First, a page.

Xiaomi says rival players just make hardware

India head says online gets 90% sales

Xiaomi says rival players just  make hardware

Unswayed by doomsayers asking it to overhaul its India market approach, Xiaomi India says it will stay firm on its core philosophy of being a mobile internet company which would like to be more close to Indian consumers.

“We don’t mind competition in the market even though we made disruption in the sub $200 category. We are a mobile internet company and do not want to be known merely as a hardware firm. But we do build high-end products to customers and our competitors are only hardware companies,” said Xiaomi Corporation general manager and head of India operations Manu Kumar Jain.

In an interaction with Deccan Herald, Jain said the company basically sells products online as it helps the company pass on the benefits to customers by making them affordable.

“Xiaomi globally sells around 75 per cent of our products through the online medium and the rest offline. In India, more than 90 per cent of revenues come from online. When we started off in July 2014, Xiaomi partnered with Flipkart. Then we tied up with Airtel to sell  products via their own showrooms from last April onwards,” he said.

Xiaomi entered into deals with Amazon and Snapdeal in April this year to expand its market reach. “We piloted a study to target customers through offline mode in New Delhi by tying up with The Mobile Store. We found 3X increase in sales and now plan to roll out pan-India,” he said.

When asked about any compulsion to go offline, Manu said there is no yes or no answer to the question and said the company is still trying to understand the market. “In India, Xiaomi reaches 1,500 cities from Kadappa to Kannur and Rampur via online. If we had decided to start offline, we would have to spent huge money and time,” he said. “Xiaomi is a startup and experimenting various ways of doing business. We are looking at the different things we can do and saying, ‘let us try it out’. If things succeed, we can scale them up.”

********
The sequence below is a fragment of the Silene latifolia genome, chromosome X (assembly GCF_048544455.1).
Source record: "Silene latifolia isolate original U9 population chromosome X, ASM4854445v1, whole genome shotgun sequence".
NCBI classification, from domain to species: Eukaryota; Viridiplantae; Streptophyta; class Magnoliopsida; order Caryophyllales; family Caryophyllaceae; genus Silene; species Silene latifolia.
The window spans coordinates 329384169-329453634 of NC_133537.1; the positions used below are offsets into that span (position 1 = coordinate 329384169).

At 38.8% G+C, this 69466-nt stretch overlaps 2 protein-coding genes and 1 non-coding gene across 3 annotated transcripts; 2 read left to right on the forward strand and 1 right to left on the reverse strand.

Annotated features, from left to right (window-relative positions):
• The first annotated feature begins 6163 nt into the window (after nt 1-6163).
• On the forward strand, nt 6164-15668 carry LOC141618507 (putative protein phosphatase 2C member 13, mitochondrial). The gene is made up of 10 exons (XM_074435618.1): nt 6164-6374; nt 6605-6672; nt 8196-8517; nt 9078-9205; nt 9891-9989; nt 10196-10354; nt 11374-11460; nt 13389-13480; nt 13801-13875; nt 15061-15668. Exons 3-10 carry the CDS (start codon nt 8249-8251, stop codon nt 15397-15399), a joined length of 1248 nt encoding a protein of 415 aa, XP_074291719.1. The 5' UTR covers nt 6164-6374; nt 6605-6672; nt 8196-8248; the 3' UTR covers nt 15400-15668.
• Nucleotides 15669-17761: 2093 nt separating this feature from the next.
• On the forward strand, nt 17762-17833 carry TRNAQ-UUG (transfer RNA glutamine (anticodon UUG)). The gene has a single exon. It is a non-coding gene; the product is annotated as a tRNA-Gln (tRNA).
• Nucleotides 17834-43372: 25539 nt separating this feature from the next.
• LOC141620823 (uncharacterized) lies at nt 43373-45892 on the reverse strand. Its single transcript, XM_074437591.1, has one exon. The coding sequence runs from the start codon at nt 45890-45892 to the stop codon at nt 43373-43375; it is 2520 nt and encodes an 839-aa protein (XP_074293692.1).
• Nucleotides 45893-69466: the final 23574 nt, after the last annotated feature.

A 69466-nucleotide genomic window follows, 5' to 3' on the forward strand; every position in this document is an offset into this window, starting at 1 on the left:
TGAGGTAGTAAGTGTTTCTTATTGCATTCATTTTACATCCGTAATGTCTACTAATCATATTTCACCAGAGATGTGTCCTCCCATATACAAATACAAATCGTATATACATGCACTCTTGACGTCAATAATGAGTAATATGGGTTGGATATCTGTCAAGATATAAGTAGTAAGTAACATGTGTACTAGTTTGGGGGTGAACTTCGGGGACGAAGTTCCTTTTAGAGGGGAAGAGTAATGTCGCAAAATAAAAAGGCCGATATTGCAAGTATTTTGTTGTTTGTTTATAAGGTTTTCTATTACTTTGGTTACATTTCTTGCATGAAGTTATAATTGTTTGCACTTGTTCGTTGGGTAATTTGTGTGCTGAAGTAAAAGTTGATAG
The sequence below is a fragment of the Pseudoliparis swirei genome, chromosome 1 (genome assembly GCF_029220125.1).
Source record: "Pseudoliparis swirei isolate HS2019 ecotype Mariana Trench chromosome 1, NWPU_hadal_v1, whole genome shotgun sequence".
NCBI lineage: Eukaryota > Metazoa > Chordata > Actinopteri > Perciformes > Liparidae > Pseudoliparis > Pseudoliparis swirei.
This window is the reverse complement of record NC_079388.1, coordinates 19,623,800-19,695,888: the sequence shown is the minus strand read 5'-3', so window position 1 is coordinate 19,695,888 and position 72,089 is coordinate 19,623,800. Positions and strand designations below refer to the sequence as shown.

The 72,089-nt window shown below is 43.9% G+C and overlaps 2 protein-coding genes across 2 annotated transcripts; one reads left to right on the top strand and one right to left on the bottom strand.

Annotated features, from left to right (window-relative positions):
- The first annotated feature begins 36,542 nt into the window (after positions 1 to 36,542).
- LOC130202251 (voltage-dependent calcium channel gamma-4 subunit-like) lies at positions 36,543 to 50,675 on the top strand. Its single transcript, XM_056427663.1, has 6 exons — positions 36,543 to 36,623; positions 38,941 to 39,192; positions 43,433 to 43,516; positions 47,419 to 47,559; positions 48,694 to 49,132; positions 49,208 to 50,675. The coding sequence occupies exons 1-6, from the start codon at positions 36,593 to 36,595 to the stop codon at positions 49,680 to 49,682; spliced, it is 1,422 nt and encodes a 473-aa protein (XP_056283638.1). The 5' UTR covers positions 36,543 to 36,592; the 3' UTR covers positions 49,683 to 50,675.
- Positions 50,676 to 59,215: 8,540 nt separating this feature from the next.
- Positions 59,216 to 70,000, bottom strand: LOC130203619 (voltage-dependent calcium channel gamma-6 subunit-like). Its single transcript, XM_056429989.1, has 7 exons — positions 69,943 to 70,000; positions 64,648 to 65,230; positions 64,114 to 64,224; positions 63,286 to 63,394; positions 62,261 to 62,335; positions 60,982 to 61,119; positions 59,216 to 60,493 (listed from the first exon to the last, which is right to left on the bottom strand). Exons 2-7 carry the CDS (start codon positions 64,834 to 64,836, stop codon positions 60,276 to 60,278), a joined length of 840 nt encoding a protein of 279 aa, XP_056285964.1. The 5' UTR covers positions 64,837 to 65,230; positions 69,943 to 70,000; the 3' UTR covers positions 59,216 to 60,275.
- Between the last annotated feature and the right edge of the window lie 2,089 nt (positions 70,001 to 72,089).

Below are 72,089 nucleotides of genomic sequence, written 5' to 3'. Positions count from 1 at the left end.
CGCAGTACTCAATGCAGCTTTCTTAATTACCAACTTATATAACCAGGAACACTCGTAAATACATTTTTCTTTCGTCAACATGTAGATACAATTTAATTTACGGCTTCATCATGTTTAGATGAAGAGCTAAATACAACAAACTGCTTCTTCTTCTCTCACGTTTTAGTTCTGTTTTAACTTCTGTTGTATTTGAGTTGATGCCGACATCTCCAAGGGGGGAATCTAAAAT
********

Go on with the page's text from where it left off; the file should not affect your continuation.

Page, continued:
He said the company’s eventual aim is to provide great internet experience than just sell hardware. “We are providing Mi4 at Rs 19,000 to our customers with amazing software experience and we compete with others who are priced above Rs 35,000. We do not want to make significant money via hardware only,” he said.

According to an analyst, recently Lenovo made more inroads in the sub $200 smartphone niche through its systematic offline sales model. “Xiaomi failed to pick up momentum because it focuses on the online medium and there is really a compulsion on the company to go offline,” he said.

Even though legal tangles hit the company’s expansion in India, Xiaomi spread its foothold by selling more than one million products by the beginning of this year via online flash sales driven mainly through social media and spend little on advertisements.

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